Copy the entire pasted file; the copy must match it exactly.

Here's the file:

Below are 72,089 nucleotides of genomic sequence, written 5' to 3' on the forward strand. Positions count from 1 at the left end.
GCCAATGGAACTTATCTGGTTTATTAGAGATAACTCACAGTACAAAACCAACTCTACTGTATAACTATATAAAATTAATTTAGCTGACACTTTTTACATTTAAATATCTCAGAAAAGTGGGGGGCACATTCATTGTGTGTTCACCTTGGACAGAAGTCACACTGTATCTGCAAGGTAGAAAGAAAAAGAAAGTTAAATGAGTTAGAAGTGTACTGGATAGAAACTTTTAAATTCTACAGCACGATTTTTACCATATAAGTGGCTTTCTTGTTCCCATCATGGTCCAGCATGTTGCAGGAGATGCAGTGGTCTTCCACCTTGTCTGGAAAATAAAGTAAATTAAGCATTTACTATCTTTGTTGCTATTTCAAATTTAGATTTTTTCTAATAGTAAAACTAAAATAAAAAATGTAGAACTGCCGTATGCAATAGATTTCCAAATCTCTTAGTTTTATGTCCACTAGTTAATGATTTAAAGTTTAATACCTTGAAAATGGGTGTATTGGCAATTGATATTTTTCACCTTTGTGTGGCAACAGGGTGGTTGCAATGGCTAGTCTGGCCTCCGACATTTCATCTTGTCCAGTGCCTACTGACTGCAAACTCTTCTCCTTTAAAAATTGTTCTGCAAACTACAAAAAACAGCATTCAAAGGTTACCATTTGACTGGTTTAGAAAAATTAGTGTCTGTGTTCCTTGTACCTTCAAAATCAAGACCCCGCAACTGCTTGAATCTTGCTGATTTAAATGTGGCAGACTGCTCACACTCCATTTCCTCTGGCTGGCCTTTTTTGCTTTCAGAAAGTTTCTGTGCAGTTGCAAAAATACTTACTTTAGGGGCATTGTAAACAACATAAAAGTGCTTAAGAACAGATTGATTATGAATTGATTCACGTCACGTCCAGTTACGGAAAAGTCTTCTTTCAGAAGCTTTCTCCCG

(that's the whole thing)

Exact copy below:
Below are 72,089 nucleotides of genomic sequence, written 5' to 3' on the forward strand. Positions count from 1 at the left end.
GCCAATGGAACTTATCTGGTTTATTAGAGATAACTCACAGTACAAAACCAACTCTACTGTATAACTATATAAAATTAATTTAGCTGACACTTTTTACATTTAAATATCTCAGAAAAGTGGGGGGCACATTCATTGTGTGTTCACCTTGGACAGAAGTCACACTGTATCTGCAAGGTAGAAAGAAAAAGAAAGTTAAATGAGTTAGAAGTGTACTGGATAGAAACTTTTAAATTCTACAGCACGATTTTTACCATATAAGTGGCTTTCTTGTTCCCATCATGGTCCAGCATGTTGCAGGAGATGCAGTGGTCTTCCACCTTGTCTGGAAAATAAAGTAAATTAAGCATTTACTATCTTTGTTGCTATTTCAAATTTAGATTTTTTCTAATAGTAAAACTAAAATAAAAAATGTAGAACTGCCGTATGCAATAGATTTCCAAATCTCTTAGTTTTATGTCCACTAGTTAATGATTTAAAGTTTAATACCTTGAAAATGGGTGTATTGGCAATTGATATTTTTCACCTTTGTGTGGCAACAGGGTGGTTGCAATGGCTAGTCTGGCCTCCGACATTTCATCTTGTCCAGTGCCTACTGACTGCAAACTCTTCTCCTTTAAAAATTGTTCTGCAAACTACAAAAAACAGCATTCAAAGGTTACCATTTGACTGGTTTAGAAAAATTAGTGTCTGTGTTCCTTGTACCTTCAAAATCAAGACCCCGCAACTGCTTGAATCTTGCTGATTTAAATGTGGCAGACTGCTCACACTCCATTTCCTCTGGCTGGCCTTTTTTGCTTTCAGAAAGTTTCTGTGCAGTTGCAAAAATACTTACTTTAGGGGCATTGTAAACAACATAAAAGTGCTTAAGAACAGATTGATTATGAATTGATTCACGTCACGTCCAGTTACGGAAAAGTCTTCTTTCAGAAGCTTTCTCCCG